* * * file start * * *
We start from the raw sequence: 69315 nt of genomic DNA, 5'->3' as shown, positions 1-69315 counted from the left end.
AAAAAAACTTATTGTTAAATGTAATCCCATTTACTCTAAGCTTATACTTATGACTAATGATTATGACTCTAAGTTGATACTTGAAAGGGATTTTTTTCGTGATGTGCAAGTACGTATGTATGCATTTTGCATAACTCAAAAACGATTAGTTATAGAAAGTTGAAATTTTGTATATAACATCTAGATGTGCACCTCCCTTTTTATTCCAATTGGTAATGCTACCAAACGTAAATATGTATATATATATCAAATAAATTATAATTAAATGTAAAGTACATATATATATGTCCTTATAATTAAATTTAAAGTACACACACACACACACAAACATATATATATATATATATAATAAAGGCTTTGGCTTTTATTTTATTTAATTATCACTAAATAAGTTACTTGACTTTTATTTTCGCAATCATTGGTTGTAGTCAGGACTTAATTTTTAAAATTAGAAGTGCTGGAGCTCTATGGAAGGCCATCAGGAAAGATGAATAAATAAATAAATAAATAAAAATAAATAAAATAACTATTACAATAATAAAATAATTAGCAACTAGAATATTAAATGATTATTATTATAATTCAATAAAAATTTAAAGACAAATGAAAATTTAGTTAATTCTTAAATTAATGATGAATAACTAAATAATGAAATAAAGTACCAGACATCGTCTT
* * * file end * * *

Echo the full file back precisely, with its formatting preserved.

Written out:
We start from the raw sequence: 69315 nt of genomic DNA, 5'->3' as shown, positions 1-69315 counted from the left end.
AAAAAAACTTATTGTTAAATGTAATCCCATTTACTCTAAGCTTATACTTATGACTAATGATTATGACTCTAAGTTGATACTTGAAAGGGATTTTTTTCGTGATGTGCAAGTACGTATGTATGCATTTTGCATAACTCAAAAACGATTAGTTATAGAAAGTTGAAATTTTGTATATAACATCTAGATGTGCACCTCCCTTTTTATTCCAATTGGTAATGCTACCAAACGTAAATATGTATATATATATCAAATAAATTATAATTAAATGTAAAGTACATATATATATGTCCTTATAATTAAATTTAAAGTACACACACACACACACAAACATATATATATATATATATAATAAAGGCTTTGGCTTTTATTTTATTTAATTATCACTAAATAAGTTACTTGACTTTTATTTTCGCAATCATTGGTTGTAGTCAGGACTTAATTTTTAAAATTAGAAGTGCTGGAGCTCTATGGAAGGCCATCAGGAAAGATGAATAAATAAATAAATAAATAAAAATAAATAAAATAACTATTACAATAATAAAATAATTAGCAACTAGAATATTAAATGATTATTATTATAATTCAATAAAAATTTAAAGACAAATGAAAATTTAGTTAATTCTTAAATTAATGATGAATAACTAAATAATGAAATAAAGTACCAGACATCGTCTT